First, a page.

GLACIAL LAKES (Syllabus: GS Paper 1 – Geography)

News-CRUX-10     23rd April 2024        
Samadhaan

Context: A little over one in every four glacial lakes larger than 10 hectares in area (100000 sq m) in the Himalayas have increased in size since 1984, increasing the risk of a glacial lake outburst flood or GLOF, a phenomenon that’s become common on account of the climate crisis.


Glacial Lakes

  • About: It is defined as a body of water that is present in adequate quantities, extends with a free surface in, beneath, beside, and/or in front of a glacier, and is the result of glacier activities and/or glacier retreating processes.
  • Location: Glacial Lakes are common around the borders of glaciers and ice sheets, and they frequently shift from ice-contact lakes to ice-distal lakes when glaciers and ice sheets recede and become spatially separated from the lake.
  • Formation: When a glacier erodes the surface before melting and filling the resulting depression.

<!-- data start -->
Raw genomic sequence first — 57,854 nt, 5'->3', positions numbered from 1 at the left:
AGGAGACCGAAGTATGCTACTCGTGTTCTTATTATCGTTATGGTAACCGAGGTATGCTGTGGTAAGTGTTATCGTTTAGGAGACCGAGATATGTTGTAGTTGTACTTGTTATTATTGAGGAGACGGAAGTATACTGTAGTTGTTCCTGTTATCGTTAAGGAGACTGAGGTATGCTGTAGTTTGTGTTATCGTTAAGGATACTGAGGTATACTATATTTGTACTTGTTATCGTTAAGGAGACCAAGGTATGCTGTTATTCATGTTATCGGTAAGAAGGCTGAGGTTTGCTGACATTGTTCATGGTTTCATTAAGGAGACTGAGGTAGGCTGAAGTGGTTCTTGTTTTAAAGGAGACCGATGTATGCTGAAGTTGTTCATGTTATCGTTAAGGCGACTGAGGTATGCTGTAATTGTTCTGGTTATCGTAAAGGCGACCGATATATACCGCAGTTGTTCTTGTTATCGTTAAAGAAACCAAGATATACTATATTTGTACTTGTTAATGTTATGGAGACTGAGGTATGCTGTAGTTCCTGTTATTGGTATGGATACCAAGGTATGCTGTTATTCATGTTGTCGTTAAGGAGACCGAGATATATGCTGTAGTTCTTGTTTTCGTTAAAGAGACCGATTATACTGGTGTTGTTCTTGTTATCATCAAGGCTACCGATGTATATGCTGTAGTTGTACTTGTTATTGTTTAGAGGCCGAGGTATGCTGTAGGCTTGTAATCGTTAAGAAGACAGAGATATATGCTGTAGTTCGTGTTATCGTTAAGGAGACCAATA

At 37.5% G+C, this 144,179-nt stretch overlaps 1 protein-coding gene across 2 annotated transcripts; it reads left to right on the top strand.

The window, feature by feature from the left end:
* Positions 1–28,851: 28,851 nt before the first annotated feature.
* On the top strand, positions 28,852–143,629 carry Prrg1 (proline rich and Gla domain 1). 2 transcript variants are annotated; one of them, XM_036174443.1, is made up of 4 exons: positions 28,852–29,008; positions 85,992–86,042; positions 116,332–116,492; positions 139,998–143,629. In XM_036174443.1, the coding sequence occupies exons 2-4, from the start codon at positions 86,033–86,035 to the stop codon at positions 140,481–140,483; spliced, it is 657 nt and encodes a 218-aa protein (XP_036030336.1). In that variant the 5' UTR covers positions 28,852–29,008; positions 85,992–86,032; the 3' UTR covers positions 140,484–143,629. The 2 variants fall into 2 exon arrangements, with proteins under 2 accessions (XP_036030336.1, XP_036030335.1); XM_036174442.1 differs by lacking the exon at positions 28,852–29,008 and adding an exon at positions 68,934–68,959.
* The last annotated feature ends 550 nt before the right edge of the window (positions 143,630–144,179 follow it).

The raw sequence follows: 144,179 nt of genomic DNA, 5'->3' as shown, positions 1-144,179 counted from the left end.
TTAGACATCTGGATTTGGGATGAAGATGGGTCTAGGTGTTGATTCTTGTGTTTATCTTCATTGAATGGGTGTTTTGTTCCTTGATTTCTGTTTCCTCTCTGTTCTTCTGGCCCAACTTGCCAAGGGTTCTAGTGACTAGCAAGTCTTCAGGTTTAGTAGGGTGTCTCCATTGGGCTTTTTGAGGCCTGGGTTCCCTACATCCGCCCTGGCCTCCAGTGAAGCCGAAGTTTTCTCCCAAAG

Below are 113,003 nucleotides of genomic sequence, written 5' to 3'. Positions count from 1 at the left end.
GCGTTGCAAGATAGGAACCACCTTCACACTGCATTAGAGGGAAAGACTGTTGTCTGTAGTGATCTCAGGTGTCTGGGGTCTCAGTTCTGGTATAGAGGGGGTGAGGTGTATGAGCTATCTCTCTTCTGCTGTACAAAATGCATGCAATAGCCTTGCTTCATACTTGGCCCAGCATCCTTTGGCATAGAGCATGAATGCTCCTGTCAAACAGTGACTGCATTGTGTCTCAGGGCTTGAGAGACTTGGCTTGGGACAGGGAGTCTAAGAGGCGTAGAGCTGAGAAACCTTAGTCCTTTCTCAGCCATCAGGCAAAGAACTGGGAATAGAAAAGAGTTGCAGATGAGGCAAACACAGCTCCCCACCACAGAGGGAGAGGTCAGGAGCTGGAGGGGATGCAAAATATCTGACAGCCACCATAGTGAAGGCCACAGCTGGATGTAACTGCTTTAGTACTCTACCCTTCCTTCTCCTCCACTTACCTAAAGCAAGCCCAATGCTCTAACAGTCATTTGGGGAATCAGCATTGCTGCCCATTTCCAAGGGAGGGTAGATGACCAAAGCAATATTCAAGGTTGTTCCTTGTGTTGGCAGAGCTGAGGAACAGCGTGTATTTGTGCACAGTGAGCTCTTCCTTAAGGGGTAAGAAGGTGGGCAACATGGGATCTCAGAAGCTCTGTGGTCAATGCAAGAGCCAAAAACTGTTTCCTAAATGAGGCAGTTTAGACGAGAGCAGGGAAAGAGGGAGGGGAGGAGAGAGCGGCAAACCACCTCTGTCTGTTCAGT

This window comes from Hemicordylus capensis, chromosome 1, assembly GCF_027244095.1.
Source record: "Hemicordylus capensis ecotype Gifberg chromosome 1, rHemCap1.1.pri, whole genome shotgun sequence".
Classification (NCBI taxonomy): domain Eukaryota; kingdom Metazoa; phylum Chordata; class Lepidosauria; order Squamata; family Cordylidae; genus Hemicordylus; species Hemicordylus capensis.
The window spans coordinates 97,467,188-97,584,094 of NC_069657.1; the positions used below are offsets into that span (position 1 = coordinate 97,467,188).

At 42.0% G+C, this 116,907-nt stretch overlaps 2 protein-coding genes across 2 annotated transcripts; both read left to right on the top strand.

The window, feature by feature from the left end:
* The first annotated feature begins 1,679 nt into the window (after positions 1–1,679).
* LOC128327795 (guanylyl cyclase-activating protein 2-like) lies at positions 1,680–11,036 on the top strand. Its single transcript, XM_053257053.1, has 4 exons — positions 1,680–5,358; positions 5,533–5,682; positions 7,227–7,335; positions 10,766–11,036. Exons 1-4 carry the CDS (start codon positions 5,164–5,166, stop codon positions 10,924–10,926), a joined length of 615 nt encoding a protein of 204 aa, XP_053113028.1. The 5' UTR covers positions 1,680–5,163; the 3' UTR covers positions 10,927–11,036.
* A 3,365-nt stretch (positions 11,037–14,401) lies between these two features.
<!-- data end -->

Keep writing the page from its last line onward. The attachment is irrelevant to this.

• Example: Devtal Glacial Lake, India's highest glacial lake which is located in the Garhwal Himalaya.
  • Two main groups

oIce-contact lakes: These are characterized by the presence of glacier ice terminating in lake water

oDistal lakes: These are distant from glaciers or ice sheets, but still influenced by, their presence.

  • Sediments: Organic muds, glacial clays, silty clays, and sands are some of the sediments found in glacial lakes, depending on the time of creation.
  • Distribution: The distribution of these elements over the lake bottom is determined by the status of the drainage basin as well as the chemical composition of the water.

Glacial Lake Outburst Floods (GLOFs)

  • About: Glacial Lake Outburst Flood (GLOF) is a type of flood that occurs when a glacier-contained water body is suddenly released.
  • Causes of GLOF: GLOFs happen when the natural dam formed by a glacial lake fails, allowing the stored water to flow rapidly.
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